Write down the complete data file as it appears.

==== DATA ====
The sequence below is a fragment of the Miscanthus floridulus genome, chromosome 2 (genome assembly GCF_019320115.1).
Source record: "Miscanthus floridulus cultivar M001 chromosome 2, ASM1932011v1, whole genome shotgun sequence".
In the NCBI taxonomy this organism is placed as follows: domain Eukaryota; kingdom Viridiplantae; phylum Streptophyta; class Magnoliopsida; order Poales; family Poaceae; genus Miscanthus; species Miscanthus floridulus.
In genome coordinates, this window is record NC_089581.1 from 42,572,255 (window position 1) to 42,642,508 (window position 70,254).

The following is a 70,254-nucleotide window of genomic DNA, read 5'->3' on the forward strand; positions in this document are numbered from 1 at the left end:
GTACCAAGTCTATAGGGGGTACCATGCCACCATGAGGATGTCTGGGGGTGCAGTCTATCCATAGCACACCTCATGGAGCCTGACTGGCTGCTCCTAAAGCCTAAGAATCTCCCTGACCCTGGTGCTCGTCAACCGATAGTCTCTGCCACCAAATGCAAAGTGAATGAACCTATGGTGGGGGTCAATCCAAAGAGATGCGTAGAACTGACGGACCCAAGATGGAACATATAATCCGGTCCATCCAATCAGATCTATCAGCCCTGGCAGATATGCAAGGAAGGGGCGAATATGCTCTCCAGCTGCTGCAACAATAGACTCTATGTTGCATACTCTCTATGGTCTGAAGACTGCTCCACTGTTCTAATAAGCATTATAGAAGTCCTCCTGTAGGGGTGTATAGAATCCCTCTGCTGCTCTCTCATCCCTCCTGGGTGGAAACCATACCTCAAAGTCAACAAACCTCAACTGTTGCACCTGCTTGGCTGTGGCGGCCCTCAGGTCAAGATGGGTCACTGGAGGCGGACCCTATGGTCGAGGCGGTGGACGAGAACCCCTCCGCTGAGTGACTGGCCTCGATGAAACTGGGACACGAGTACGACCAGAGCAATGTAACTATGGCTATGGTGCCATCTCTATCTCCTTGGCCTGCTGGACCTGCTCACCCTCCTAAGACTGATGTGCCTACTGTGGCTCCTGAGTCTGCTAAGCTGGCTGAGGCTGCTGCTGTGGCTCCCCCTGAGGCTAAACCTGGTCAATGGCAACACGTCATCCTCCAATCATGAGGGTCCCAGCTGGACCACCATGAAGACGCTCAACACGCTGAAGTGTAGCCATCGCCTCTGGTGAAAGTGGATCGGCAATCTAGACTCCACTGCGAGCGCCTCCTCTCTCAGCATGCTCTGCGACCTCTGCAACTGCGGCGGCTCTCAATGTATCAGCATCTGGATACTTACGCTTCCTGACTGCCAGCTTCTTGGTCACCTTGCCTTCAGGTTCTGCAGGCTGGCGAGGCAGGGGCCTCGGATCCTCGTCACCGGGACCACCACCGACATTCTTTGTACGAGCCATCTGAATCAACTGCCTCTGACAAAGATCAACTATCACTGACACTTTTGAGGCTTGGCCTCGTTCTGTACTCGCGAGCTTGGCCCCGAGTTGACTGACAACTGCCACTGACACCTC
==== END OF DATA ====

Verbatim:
The sequence below is a fragment of the Miscanthus floridulus genome, chromosome 2 (genome assembly GCF_019320115.1).
Source record: "Miscanthus floridulus cultivar M001 chromosome 2, ASM1932011v1, whole genome shotgun sequence".
In the NCBI taxonomy this organism is placed as follows: domain Eukaryota; kingdom Viridiplantae; phylum Streptophyta; class Magnoliopsida; order Poales; family Poaceae; genus Miscanthus; species Miscanthus floridulus.
In genome coordinates, this window is record NC_089581.1 from 42,572,255 (window position 1) to 42,642,508 (window position 70,254).

The following is a 70,254-nucleotide window of genomic DNA, read 5'->3' on the forward strand; positions in this document are numbered from 1 at the left end:
GTACCAAGTCTATAGGGGGTACCATGCCACCATGAGGATGTCTGGGGGTGCAGTCTATCCATAGCACACCTCATGGAGCCTGACTGGCTGCTCCTAAAGCCTAAGAATCTCCCTGACCCTGGTGCTCGTCAACCGATAGTCTCTGCCACCAAATGCAAAGTGAATGAACCTATGGTGGGGGTCAATCCAAAGAGATGCGTAGAACTGACGGACCCAAGATGGAACATATAATCCGGTCCATCCAATCAGATCTATCAGCCCTGGCAGATATGCAAGGAAGGGGCGAATATGCTCTCCAGCTGCTGCAACAATAGACTCTATGTTGCATACTCTCTATGGTCTGAAGACTGCTCCACTGTTCTAATAAGCATTATAGAAGTCCTCCTGTAGGGGTGTATAGAATCCCTCTGCTGCTCTCTCATCCCTCCTGGGTGGAAACCATACCTCAAAGTCAACAAACCTCAACTGTTGCACCTGCTTGGCTGTGGCGGCCCTCAGGTCAAGATGGGTCACTGGAGGCGGACCCTATGGTCGAGGCGGTGGACGAGAACCCCTCCGCTGAGTGACTGGCCTCGATGAAACTGGGACACGAGTACGACCAGAGCAATGTAACTATGGCTATGGTGCCATCTCTATCTCCTTGGCCTGCTGGACCTGCTCACCCTCCTAAGACTGATGTGCCTACTGTGGCTCCTGAGTCTGCTAAGCTGGCTGAGGCTGCTGCTGTGGCTCCCCCTGAGGCTAAACCTGGTCAATGGCAACACGTCATCCTCCAATCATGAGGGTCCCAGCTGGACCACCATGAAGACGCTCAACACGCTGAAGTGTAGCCATCGCCTCTGGTGAAAGTGGATCGGCAATCTAGACTCCACTGCGAGCGCCTCCTCTCTCAGCATGCTCTGCGACCTCTGCAACTGCGGCGGCTCTCAATGTATCAGCATCTGGATACTTACGCTTCCTGACTGCCAGCTTCTTGGTCACCTTGCCTTCAGGTTCTGCAGGCTGGCGAGGCAGGGGCCTCGGATCCTCGTCACCGGGACCACCACCGACATTCTTTGTACGAGCCATCTGAATCAACTGCCTCTGACAAAGATCAACTATCACTGACACTTTTGAGGCTTGGCCTCGTTCTGTACTCGCGAGCTTGGCCCCGAGTTGACTGACAACTGCCACTGACACCTC